Where Are They Now? Actress Hedy Lamarr

About the actress Hedy Lamarr, history and biography of the Hollywood filmstar.

Headline--1938: HEDY LAMARR

At the Peak: The 1938 film Algiers was memorable for several reasons. There was a fine performance by Charles Boyer--who uttered the famous line, "Come with me to the Casbah"--and it introduced Americans to Hedy Lamarr, a young woman of extraordinary beauty, and one of the important screen stars to emerge during the late 1930s.

Born in Vienna as Hedwig Kiesler, she had been appearing in European pictures, usually in bit parts, since she was a teen-ager. Her one starring role had been in Ecstasy, an arty Czech film which showed her floating on her back in a pond and frolicking through some woods--all in the nude. A few years after that, she met Louis B. Mayer in London. Though struck by her appearance, Mayer was aware of the Lolita-like image Ecstasy had given Miss Kiesler. Never a man to buy a scandal knowingly, he was reluctant to offer her a contract. But he finally capitulated and, now known as Hedy Lamarr, she came to the U.S.

After Algiers, Lamarr appeared in one mediocre film after another. Her ability to reject good scripts--like Casablanca and Gaslight--and pick the forgettable ones--Experiment Perilous and Ziegfeld Girl--was phenomenal. Nevertheless, because of her overwhelming beauty, she managed to prolong her career until the end of the war. As had Garbo before her, Lamarr projected a mysterious sensuality, and it was an attractive alternative to the openfaced "cuties" typified by Betty Grable.

Her last film of any importance was released in 1950. She played opposite Victor Mature in Cecil B. DeMille's Samson and Delilah. Despite the critics' bad-mouthing, it was the biggest box-office success of the year, and there was immediate talk of a comeback. But it remained mostly talk and, for the next 15 years, her only press consisted of short notices that she was either getting married or divorced, both of which she did quite frequently.

And Today: In January, 1966, she made headlines once more. She was arrested in the parking lot of a Los Angeles department store. Allegedly, she hadn't paid for some items that were in her shopping bag. The next day, looking chic, she held a press conference and denied the charge, saying she had enough money to buy whatever she wanted. But when reporters visited her Beverly Hills home--from which the bank was trying to evict her--they found it badly in need of repairs. Newspaper stories mentioned windows that were broken and without drapes. A partially completed swimming pool in the back yard was, so the reports said, empty except for some mud and a discarded Christmas tree. A 10-year-old Lincoln was parked in the driveway, the initials "H.L." pasted on its dashboard in Blue Chip stamps. Eventually a jury found Miss Lamarr innocent. Not long after, she moved to New York, where she still lives.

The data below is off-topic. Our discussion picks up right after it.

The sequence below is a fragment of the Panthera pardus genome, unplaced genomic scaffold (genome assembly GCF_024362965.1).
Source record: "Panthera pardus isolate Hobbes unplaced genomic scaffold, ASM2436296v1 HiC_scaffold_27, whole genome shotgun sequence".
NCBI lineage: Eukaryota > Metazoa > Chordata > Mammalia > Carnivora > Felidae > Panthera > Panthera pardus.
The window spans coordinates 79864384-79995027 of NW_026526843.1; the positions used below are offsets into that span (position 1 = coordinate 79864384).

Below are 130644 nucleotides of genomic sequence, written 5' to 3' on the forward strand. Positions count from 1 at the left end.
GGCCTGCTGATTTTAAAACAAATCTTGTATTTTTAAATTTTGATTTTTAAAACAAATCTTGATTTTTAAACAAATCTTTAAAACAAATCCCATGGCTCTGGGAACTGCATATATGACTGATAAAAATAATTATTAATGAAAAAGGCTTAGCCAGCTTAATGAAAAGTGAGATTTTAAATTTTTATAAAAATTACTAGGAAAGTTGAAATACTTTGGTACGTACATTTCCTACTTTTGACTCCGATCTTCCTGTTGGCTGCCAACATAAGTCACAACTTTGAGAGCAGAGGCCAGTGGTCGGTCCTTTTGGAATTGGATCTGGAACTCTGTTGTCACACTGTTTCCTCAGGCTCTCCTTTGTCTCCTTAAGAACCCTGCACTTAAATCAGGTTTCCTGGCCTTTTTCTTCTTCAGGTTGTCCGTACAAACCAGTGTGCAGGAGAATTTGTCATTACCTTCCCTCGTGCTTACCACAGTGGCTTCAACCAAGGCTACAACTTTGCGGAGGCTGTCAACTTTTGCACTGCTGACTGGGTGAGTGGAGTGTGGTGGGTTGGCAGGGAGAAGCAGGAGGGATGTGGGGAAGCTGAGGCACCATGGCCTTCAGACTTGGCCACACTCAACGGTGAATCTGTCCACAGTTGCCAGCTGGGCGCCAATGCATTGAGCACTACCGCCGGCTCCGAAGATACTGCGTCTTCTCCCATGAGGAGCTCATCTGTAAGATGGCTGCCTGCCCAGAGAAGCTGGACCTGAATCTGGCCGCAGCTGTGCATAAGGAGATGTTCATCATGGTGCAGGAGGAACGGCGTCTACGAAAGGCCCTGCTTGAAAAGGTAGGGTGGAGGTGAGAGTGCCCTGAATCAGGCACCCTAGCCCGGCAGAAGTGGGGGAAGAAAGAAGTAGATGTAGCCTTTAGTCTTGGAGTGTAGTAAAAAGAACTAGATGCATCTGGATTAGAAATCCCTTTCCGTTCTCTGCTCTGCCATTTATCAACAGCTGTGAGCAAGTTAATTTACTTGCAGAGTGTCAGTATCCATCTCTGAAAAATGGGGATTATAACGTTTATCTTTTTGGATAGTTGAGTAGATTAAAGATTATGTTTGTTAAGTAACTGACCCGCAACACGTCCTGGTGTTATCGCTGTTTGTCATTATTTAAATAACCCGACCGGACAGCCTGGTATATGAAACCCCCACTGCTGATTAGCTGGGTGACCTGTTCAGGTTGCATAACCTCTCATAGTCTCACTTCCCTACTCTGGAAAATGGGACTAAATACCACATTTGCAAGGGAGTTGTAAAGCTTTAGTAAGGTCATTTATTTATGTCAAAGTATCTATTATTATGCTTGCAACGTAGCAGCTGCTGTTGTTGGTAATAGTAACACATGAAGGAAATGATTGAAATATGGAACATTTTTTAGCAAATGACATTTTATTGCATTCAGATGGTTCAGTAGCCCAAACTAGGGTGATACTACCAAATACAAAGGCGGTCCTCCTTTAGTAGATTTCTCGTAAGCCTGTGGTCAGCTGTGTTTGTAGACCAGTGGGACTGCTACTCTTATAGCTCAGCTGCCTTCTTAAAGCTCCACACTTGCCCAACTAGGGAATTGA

The next year her autobiography, Ecstasy and Me, was published. It was subtitled My Life as a Woman, since it wasn't much more than an account of one exotic sex adventure after another. The book's 2 introductions, one by a psychologist and the other by a doctor, rather breathlessly recommended it as a document of certain medical interest. Reviewers were undecided as to whether the narrative was fictionalized fact or factualized fiction. It really didn't matter--the public's interest in Hedwig had long since waned.

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